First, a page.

Oak Trees on the Front Range

| Native Landscape Planning & Design

By: Deborah Lebow Aal

Why Oaks? I mentioned in my article, Native Trees for Colorado’s Front Range, that tree experts on Colorado’s Front Range feel that Oak trees should fill that gap between true natives and non-natives. They do really well here on the Front Range, provide ample opportunity for hosting many insects, and, contrary to popular belief, are not slow growers. Doug Tallamy* uses an Eastern Oak as his example of the difference between native trees and exotics in terms of being host plants in your landscapes. Tallamy says a native oak tree can support the caterpillars of over 500 species of butterflies and moths. These caterpillars are a critical food source for over 96 percent of songbirds. He goes on to say a pair of Carolina chickadees require between 6,000 to 9,000 caterpillars to successfully raise just one brood of young birds. In contrast, an exotic, i.e., non-native tree like a ginko, supports the caterpillars of about 4 species of butterflies and moths.

Chinkapin Oak (Quercus muehlenbergii)

I know, that’s an eastern U.S. – centric example. We have two species of oak trees that do quite well on the Front Range, and are considered “almost native.” Before getting into the two, I want to discuss what an oak tree needs, and then, what it “gives.” To grow and be healthy, an oak needs water, air, appropriate soil conditions, sunlight, protection from harmful insects, and pollination assistance. That sounds like a lot – and it’s what most trees require, but it’s not a lot when you consider what an oak tree provides. It provides acorns – food for humans and wildlife; is a host for possibly more caterpillars than any other plant you can plant, which means it is providing incredible support to birds and to the food web in general**; shade; air purification; humidity; temperature modification; leaves for mulch***; spongy high humus soil that holds rainwater; high quality hardwood; twigs and branches; carbon sequestration; and privacy. That’s what I can think of – there are probably additional items an oak tree provides. It’s extremely hard to quantify those benefits, but if you did, they’d add up to an impressive dollar amount.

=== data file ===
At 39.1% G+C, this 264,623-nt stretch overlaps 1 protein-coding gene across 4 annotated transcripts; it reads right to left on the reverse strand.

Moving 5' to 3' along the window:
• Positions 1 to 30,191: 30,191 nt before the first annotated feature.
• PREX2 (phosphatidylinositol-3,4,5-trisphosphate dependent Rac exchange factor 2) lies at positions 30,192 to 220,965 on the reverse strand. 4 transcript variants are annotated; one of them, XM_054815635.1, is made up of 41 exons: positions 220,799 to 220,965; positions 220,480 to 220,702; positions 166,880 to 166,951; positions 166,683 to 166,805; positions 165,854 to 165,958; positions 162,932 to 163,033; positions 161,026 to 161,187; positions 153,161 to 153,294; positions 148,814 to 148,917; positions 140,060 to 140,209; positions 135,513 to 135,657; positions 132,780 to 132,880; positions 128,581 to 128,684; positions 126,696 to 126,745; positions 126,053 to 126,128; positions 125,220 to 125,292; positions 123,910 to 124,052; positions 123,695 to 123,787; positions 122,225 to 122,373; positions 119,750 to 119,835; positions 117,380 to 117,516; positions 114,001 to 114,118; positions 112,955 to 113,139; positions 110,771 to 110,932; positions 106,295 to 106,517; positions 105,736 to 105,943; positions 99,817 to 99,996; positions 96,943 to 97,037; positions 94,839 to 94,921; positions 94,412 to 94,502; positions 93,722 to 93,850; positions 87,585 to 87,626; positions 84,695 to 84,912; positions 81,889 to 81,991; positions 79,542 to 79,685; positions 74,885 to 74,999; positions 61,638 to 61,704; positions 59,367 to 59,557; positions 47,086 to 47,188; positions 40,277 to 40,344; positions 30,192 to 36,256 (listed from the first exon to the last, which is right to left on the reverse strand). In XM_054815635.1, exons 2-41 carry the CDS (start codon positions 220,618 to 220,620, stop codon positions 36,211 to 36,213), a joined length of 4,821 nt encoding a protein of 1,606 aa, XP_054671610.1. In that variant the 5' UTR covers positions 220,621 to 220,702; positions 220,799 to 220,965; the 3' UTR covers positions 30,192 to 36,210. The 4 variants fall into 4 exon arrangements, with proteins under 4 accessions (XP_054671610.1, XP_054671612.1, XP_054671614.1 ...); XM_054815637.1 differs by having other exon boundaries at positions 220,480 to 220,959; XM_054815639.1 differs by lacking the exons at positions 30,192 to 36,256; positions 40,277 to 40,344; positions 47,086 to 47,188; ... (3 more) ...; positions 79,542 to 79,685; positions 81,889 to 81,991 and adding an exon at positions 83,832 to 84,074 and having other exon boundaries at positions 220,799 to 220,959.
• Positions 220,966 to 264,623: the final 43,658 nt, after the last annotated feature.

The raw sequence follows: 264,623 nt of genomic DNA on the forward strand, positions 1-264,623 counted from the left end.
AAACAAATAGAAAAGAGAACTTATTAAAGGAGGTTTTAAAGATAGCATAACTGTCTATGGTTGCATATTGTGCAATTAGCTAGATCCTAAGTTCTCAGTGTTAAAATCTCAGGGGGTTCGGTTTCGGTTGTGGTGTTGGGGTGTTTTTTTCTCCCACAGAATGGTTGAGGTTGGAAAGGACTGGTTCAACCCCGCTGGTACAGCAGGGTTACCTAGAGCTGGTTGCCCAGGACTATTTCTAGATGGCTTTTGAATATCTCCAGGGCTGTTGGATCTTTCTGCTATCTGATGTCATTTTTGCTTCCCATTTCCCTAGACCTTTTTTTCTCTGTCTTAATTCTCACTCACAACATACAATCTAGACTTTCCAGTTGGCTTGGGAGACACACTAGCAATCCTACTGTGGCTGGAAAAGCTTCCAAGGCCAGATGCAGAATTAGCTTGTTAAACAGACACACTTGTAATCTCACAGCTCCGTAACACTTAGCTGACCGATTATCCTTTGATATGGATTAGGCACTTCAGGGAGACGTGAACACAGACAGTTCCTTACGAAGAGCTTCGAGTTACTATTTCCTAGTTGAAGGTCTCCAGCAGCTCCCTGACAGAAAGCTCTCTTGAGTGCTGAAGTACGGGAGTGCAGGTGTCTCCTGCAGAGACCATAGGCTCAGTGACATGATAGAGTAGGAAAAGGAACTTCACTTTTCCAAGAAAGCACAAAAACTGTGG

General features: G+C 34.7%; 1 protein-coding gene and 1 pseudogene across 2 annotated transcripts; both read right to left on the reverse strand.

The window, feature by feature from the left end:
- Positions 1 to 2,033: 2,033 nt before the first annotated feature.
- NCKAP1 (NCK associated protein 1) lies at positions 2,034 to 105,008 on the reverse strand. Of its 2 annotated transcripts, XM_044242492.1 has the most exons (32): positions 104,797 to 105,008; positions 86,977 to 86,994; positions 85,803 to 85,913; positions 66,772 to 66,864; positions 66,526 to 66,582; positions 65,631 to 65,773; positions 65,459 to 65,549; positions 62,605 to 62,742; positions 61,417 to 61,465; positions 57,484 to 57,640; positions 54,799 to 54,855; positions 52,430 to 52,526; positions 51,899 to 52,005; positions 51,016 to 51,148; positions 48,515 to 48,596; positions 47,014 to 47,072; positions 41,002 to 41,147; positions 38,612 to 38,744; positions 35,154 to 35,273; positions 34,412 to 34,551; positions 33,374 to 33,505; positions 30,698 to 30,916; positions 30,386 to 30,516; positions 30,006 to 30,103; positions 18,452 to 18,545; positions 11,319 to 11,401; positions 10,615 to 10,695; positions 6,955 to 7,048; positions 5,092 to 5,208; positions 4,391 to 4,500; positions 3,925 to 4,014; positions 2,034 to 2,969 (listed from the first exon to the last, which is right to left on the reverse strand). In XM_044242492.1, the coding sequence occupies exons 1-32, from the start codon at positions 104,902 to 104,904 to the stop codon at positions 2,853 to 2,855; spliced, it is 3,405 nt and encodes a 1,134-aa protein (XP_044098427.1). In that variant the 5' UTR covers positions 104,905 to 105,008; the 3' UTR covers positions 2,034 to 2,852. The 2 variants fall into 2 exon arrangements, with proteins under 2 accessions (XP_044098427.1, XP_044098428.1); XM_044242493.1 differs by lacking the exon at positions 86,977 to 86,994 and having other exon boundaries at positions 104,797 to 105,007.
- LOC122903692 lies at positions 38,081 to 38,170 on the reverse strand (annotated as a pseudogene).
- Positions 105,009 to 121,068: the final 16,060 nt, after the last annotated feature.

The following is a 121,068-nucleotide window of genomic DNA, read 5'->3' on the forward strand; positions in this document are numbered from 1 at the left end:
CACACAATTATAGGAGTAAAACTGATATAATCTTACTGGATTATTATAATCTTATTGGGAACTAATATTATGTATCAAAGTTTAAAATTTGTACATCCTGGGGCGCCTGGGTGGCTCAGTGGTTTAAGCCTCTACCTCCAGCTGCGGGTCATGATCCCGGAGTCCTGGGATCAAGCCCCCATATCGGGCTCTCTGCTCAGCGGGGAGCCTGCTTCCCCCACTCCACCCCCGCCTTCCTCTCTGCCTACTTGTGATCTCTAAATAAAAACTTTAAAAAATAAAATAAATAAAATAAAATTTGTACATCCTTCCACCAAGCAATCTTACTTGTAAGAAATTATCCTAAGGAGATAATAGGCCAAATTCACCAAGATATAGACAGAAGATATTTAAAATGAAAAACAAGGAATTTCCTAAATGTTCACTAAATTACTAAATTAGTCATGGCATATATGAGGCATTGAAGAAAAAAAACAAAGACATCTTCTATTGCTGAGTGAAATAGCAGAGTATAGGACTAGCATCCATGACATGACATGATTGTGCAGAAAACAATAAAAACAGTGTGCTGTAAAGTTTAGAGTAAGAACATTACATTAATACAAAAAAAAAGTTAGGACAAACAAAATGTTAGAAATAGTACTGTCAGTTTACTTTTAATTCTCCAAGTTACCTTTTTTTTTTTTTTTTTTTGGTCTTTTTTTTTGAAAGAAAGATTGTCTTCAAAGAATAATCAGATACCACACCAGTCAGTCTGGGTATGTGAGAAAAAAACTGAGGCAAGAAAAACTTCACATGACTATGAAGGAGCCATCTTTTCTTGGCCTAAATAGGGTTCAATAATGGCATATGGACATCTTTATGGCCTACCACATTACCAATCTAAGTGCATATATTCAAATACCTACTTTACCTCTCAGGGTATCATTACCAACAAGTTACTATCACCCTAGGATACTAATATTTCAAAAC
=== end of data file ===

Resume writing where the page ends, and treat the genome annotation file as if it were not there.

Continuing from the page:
The importance of trees, not just oaks, in this era of climate change cannot be overstated. First, they are the best plants to support wildlife, as mentioned above. Butterflies and moths rely largely on trees as host plants for their caterpillars, which birds and other animals rely on as a key food source. Shrubs and perennial flowers support just a fraction of the butterflies and moths that trees do. Equally as important, as climate change is making many landscapes hotter and drier, the cooling properties of trees become much more important. If you’re planting a tree for shade and cooling, why not plant one that supports a multitude of species. Here are two oak trees that do well on the Front Range, and in my humble opinion, should be included in everyone’s landscape.

Gambel Oak (Quercus gambelii)

Gambel Oak (Quercus gambelii)

This tree was not in my article on Native Trees for the Front Range. That’s because it’s truly native to parts a little bit south of the Front Range. But, as climate change changes things here, perhaps it’s one we should claim as a native. As mammals are moving north, research on climate change shows that plants are not moving as fast as animals. It may be up to us to help plants move a little faster. This tree is really drought tolerant. It is good in USDA hardiness zones 3-6, and it is good up to an altitude of 9,800 feet.